TWU within the Context of Higher Education

I titled the presentation today “TWU within the
Context of Higher Education”. The reason I did that is because there are some new
findings that have come out in the last couple of months that I think really
shine a different light on what TWU can do with the contributions that we have
and the opportunities that lie ahead of us. So, obviously the purpose of higher
education is that we can help the young people that come with us and develop
them into being successful, right? And we want them to be successful economically and I
know that’s what everyone has their eyes on but I would also claim we want them to be
successful citizens. So, what does that mean? Well, you know, to me that also means
having them being happy and healthy and on with their lives and you might think
well that’s kind of lofty and how do you measure happiness all of those things. So, the
exciting part is that now we have more evidence and data that actually this
does matter and this ties very much to what goes on in higher education. So,
without further ado, I’m going to refer to a piece, an op-ed piece, that David
Brooks wrote and, by the way, you should all have either received copies of the articles
and also we will have links online to some of those pieces, but he, I think,
really reminded us of the importance that universities play in society. So, if
you look back, most American institutions were founded
with the mission of developing character formation. That was
the focus, really, and it was very much in a in a religious, spiritual setting and
then over the 20th century that really officially and also effectively changed
and became much more a secular mission and also I would say in the beginning very
few people attended higher education. It was very much an elite kind of thing.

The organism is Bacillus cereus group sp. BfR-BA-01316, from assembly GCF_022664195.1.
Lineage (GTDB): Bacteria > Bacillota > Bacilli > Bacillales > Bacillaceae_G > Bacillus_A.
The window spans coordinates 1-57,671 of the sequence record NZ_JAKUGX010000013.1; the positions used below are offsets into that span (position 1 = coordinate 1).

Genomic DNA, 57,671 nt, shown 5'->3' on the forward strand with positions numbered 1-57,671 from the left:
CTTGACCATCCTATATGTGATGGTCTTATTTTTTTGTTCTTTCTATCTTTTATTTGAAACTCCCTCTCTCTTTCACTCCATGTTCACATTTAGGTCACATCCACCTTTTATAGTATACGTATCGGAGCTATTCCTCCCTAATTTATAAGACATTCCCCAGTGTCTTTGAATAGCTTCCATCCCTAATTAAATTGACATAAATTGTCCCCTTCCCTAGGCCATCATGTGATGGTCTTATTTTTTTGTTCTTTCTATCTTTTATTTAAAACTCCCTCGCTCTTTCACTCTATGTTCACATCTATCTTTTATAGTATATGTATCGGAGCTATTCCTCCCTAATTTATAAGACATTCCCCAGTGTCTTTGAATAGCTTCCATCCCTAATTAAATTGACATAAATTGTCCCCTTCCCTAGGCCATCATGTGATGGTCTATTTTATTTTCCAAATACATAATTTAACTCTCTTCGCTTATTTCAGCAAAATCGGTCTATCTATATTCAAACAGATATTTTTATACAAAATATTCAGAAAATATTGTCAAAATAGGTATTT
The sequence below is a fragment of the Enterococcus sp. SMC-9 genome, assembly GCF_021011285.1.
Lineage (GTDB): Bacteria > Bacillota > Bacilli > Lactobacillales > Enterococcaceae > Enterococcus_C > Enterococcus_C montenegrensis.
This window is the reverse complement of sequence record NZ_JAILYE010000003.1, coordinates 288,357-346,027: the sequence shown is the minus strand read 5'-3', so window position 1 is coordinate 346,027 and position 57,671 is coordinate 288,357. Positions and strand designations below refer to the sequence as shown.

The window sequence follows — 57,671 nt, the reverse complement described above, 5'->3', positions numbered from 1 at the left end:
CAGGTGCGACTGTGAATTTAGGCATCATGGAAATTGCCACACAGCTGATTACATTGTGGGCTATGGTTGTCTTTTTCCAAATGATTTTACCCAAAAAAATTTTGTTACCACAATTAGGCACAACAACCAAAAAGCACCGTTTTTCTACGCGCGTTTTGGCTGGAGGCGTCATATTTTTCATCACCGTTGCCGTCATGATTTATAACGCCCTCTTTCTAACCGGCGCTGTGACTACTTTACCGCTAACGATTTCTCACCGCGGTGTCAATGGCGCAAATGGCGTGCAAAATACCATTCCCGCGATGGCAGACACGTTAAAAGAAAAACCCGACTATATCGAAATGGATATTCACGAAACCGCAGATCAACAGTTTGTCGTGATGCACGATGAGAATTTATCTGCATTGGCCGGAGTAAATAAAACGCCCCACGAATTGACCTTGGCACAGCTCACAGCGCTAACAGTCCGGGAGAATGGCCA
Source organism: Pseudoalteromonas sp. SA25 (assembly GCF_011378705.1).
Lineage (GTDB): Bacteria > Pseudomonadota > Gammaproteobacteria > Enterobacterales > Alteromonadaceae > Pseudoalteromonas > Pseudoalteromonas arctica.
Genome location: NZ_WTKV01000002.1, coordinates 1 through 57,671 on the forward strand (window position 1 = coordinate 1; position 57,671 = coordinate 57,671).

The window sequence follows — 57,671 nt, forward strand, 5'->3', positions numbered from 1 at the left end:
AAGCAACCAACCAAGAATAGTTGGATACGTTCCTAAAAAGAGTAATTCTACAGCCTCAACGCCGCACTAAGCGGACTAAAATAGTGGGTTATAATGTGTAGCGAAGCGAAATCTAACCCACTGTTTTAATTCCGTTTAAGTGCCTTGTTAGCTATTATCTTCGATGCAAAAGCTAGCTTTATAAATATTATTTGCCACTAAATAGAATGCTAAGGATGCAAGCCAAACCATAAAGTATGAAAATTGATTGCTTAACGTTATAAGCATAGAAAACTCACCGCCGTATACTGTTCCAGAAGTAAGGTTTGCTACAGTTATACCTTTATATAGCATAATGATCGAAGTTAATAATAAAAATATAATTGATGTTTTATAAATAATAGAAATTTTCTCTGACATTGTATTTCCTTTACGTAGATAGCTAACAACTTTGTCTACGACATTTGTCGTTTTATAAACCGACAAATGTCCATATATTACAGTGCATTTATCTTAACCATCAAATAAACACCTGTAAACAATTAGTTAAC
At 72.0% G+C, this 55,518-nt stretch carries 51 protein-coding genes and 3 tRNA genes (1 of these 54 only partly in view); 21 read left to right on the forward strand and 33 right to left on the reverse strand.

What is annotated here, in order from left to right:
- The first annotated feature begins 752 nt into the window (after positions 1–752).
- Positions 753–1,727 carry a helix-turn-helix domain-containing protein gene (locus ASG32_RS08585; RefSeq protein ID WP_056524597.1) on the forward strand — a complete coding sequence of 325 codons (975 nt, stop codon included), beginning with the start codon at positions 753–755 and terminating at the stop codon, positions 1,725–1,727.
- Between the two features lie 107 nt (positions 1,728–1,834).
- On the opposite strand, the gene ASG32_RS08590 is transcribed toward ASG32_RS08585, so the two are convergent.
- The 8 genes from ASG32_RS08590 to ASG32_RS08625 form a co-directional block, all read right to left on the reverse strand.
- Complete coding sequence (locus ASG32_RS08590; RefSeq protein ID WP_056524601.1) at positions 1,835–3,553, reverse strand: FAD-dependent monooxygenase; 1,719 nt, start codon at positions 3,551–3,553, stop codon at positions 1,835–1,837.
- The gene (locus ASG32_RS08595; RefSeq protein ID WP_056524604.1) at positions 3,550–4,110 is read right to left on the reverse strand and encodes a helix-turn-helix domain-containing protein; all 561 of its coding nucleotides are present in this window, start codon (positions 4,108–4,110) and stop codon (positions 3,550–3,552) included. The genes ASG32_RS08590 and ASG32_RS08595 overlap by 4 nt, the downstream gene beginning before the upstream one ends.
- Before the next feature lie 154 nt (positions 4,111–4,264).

Today we have access to much more broader range etc but with that also
came this should I say a deeper look from those who pay and write
the checks, the public money checks to us. They want to make sure that when the
students leave, when they graduate, that they can be employed and that they’re successfully
employed. So, a lot more of a careerist type. So, we would get a lot more focused,
more narrowly focused on making sure that students would be able to have the
skills to become employed and somehow, and I’m sure many of you will agree that
those of you in the fields of Humanities have felt a disconnect. Well, that’s not
just what universities are all about but there has been that focus and of
course we want students to become economically self-sufficient and all of
those things, but what David Brooks talks about, and I happen to agree, is that
really universities need to look back and look at the original mission that we
have in developing character and creating happy, good citizens but within
a secular setting. So, no more of the religious setting but a different kind of context, a
secular setting. So, you also know the technology wave that has been happening
and online and books and etc, etc. So that’s yet another challenge in
higher education. David Brooks makes the point that we
really need to focus on the whole person, right? That not just whether
somebody is successful economically but all aspects of their lives. And so, the
question might be, well what is the future of the university and
what about the campuses? You know, you hear a lot about this even at the
state level of should we really be investing in building buildings? If we
have more online, will be able to reach more students and do the same thing? And
so, if you think about developing the whole person one of the critical
elements, really, is the relationships. The relationships that they build make all
the difference in their lives, in their well-being, etc., and and we now — the
reason why I’m excited and why I’m making this presentation today is that we now have
evidence and data that this actually does matter and speaks to the point. So,
what better place than a campus to really focus on developing moral
traditions, but, also, while respecting diversity. In other
words, not necessarily in one specific spiritual setting but rather in a secular
setting and respecting diversity in general. So, teaching